As tensions between Iran and Saudi Arabia have somewhat calmed down from the tipping point it had reached last year, the United States has started removing its Patriot anti-missile systems and equipment from the kingdom, according to a report.
The Wall Street Journal first reported that Washington was pulling four Patriot missile batteries from the region.
The Hill newspaper said that a US official confirmed that two Patriot systems would come from Saudi Arabia — along with the roughly 300 military personnel deployed to man them.
The two systems had been sent to the country last year after a September 14 strike on two Saudi oil facilities that Washington and Riyadh both blame on Tehran, which Iran firmly denies.
The official also confirmed that two additional Patriot systems would leave the region, as have two US jet fighter squadrons.
They said the move happened as there was the feeling in Washington that “threats from Iran are no longer immediate”.
The long-strained relationship between the United States and Iran came to a head earlier this year when the Trump administration launched an airstrike that killed Iranian Gen Qassem Soleimani, sparking weeks of escalating tensions between the two countries.
The coronavirus pandemic, which has hit Iran harder than most countries around the world — seemed to quell additional conflict until an incident last month when 11 Iranian ships repeatedly approached Navy and Coast Guard ships in the Persian Gulf.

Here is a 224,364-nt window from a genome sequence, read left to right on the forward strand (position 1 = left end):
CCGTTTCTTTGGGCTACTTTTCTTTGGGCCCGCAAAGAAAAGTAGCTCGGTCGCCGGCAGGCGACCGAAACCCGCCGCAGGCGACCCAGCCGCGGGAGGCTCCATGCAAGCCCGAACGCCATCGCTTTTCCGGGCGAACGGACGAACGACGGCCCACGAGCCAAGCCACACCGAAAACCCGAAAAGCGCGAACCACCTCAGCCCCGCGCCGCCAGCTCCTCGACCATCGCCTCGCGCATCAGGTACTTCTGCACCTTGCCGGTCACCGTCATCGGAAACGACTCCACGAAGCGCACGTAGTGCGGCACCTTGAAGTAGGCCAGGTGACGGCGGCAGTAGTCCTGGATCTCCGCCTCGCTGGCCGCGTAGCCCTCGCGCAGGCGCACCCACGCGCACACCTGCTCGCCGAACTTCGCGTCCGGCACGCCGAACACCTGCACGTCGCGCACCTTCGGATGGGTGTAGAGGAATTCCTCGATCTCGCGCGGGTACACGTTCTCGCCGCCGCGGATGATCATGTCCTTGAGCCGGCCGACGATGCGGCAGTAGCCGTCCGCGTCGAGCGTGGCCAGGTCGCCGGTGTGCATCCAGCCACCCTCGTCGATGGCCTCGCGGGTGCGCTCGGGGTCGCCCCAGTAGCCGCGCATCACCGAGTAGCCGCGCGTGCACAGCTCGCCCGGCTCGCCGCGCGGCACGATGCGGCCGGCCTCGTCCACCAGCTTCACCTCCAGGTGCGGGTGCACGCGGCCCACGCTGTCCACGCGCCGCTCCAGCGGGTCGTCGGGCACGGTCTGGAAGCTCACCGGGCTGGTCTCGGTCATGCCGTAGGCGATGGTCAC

With the redistribution, the US military will now have two Patriots in Saudi Arabia as opposed to four.
In recent weeks, American media has been reporting a strain in the traditionally warm US-Saudi Arabia relationship, as the price of oil crashed because of a Saudi oil price war with Russia and cratering demand due to the coronavirus pandemic.
Many US oil firms are facing bankruptcy, and US politicians from President Donald Trump on down are under pressure to help curtail imports from the kingdom.
According to a report from Reuters last week, Trump told Saudi Crown Prince Mohammed bin Salman in early April that unless the Organisation of the Petroleum Exporting Countries started cutting oil production, he would be powerless to stop lawmakers from passing legislation to withdraw US troops from the kingdom.
Oil prices surged 11 percent on Thursday after Saudi Arabia announced that it would raise prices to boost the commodity”s recovery, according to reports.
The increased prices are a reversal from earlier in the year, when Saudi Arabia was selling crude at huge discounts, initiating the price war.